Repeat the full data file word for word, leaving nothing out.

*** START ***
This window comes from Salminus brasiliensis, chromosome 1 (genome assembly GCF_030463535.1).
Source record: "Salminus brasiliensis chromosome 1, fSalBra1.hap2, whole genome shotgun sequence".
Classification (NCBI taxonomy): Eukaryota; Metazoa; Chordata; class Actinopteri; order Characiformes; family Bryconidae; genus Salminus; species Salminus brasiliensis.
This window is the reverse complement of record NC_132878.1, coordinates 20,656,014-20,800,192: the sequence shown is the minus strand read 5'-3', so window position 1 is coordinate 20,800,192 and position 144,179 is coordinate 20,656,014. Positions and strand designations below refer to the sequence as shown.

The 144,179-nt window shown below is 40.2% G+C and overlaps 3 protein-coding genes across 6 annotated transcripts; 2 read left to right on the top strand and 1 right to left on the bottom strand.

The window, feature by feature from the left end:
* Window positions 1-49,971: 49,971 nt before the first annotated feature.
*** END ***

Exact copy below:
This window comes from Salminus brasiliensis, chromosome 1 (genome assembly GCF_030463535.1).
Source record: "Salminus brasiliensis chromosome 1, fSalBra1.hap2, whole genome shotgun sequence".
Classification (NCBI taxonomy): Eukaryota; Metazoa; Chordata; class Actinopteri; order Characiformes; family Bryconidae; genus Salminus; species Salminus brasiliensis.
This window is the reverse complement of record NC_132878.1, coordinates 20,656,014-20,800,192: the sequence shown is the minus strand read 5'-3', so window position 1 is coordinate 20,800,192 and position 144,179 is coordinate 20,656,014. Positions and strand designations below refer to the sequence as shown.

The 144,179-nt window shown below is 40.2% G+C and overlaps 3 protein-coding genes across 6 annotated transcripts; 2 read left to right on the top strand and 1 right to left on the bottom strand.

The window, feature by feature from the left end:
* Window positions 1-49,971: 49,971 nt before the first annotated feature.